As part of the airline’s comprehensive policy, about 67,000 U.S.-based faced a Sept. 27 deadline for getting vaccinated or risk losing their job – barring some exemptions.
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United CEO Scott Kirby and President Brett Hart told employees in a joint memo that more than 99% of its U.S.-based employees, aside from those who submitted for accommodation, have been vaccinated since the airline rolled out its policy on Aug. 6.
Originally, the airline had 600 employees who did not comply with the policy, but the number has since trickled now down to 232, according to United.
“For the less than 1% of people who decided to not get vaccinated, we’ll, unfortunately, begin the process of separation from the airline per our policy,” the memo read.
Kirby and Brett said that although it was an incredibly difficult decision, it was done out of a matter of safety.
“The pandemic is now killing more than 2,000 people per day – a 65% increase in just the past 30 days – and the most effective way to keep our people safe, is to make sure they’re vaccinated,” the memo continued.
Chicago-based United has taken the strongest pro-vaccination stance among U.S. airlines and claims to have rolled out one of the most comprehensive vaccine policies in the country.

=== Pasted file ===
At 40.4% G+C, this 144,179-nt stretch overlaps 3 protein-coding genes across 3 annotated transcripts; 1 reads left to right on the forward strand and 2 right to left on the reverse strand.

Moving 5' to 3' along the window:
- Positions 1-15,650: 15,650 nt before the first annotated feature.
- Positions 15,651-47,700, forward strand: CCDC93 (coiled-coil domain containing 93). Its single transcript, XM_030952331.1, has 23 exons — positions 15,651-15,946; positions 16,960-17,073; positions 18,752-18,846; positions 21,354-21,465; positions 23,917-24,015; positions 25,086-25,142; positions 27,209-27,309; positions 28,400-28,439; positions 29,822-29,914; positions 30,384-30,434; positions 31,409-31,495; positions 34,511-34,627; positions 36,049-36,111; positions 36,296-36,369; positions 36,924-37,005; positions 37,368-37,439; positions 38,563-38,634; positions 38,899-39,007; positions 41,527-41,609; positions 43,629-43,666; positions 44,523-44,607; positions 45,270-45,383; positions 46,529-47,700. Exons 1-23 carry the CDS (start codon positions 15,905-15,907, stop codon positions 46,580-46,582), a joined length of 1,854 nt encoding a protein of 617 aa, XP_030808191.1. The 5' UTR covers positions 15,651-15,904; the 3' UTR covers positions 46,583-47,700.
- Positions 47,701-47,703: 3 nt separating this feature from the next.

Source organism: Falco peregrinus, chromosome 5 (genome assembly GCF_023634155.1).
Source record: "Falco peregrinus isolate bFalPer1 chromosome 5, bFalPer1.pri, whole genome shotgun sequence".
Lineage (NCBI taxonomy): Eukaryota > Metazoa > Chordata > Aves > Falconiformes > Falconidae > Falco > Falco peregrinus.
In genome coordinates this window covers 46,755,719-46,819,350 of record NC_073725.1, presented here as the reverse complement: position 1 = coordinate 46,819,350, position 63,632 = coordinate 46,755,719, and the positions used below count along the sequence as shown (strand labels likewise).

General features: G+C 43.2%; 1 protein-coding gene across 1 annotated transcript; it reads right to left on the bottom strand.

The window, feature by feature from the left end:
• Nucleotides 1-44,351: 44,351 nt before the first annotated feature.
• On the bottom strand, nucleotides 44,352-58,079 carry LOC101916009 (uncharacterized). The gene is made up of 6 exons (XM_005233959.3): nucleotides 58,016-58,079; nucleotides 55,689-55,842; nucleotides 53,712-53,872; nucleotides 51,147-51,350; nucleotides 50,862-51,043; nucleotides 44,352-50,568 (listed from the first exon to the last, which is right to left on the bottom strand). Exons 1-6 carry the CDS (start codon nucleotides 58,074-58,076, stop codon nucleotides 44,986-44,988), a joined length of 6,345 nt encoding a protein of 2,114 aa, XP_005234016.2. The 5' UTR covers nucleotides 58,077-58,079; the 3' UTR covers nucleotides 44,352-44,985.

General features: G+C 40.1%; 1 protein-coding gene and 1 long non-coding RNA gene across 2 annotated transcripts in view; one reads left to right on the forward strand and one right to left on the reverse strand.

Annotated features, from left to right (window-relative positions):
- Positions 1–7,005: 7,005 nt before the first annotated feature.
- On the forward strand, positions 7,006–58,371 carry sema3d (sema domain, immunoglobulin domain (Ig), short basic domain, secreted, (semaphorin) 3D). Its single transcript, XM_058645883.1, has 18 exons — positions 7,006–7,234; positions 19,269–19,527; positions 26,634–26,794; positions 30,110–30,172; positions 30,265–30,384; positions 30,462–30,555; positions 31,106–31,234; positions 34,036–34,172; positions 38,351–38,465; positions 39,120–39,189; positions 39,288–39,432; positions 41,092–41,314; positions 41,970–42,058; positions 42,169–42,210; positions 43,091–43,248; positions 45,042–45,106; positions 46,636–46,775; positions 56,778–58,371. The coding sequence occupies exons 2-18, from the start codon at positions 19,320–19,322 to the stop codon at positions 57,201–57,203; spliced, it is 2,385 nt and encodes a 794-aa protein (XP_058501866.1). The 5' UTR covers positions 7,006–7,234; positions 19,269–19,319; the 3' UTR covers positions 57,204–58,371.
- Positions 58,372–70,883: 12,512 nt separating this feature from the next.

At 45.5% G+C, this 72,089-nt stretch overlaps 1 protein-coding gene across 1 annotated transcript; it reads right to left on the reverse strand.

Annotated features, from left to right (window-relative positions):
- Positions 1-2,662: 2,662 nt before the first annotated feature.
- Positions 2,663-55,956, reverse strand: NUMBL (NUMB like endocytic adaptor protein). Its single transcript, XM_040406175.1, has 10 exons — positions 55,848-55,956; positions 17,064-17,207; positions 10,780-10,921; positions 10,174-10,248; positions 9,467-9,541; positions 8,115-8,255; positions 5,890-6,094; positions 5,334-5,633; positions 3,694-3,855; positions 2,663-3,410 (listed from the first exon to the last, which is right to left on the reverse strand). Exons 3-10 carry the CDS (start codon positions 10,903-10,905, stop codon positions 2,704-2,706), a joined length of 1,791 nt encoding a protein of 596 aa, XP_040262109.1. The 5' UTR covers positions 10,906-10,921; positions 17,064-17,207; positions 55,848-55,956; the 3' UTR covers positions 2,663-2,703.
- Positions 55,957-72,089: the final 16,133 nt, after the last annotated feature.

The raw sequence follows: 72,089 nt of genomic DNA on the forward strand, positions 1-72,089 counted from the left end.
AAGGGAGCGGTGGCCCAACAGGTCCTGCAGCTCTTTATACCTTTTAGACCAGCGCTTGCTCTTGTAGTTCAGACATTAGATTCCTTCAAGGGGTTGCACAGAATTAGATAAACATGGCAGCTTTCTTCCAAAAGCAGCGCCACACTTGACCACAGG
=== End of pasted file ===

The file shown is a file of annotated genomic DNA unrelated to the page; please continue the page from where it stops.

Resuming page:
Each employee was required to send an image of their vaccine card to the company. Those who didn’t were told they would be terminated unless they were granted a religious or medical exemption.
Those who were given an exemption would be placed on leave as of Oct. 2, until the airline puts additional safety mitigation measures in place.
However, in lieu of a pending court case, that deadline has been extended, although it was not immediately clear when that deadline is.
“For a number of our employees who were approved for an accommodation, we’re working to put options in place that reduce the risk to their health and safety, including new testing regimens, temporary job reassignments and masking protocols,” the airline said.
The Associated Press contributed to this report.
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